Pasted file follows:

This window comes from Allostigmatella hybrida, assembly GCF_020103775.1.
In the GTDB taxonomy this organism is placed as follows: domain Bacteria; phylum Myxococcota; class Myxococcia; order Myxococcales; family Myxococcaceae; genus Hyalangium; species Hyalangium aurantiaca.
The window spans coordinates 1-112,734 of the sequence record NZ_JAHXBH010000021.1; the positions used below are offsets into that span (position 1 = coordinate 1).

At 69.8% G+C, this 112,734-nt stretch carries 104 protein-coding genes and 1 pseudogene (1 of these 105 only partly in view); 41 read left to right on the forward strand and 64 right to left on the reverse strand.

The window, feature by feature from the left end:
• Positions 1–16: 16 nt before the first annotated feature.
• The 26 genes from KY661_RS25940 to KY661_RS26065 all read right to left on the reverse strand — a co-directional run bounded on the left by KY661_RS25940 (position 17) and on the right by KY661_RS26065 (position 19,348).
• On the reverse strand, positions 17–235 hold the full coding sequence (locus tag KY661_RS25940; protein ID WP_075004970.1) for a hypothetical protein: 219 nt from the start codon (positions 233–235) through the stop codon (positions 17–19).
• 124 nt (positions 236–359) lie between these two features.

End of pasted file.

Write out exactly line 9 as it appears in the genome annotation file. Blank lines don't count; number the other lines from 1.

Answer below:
• 124 nt (positions 236–359) lie between these two features.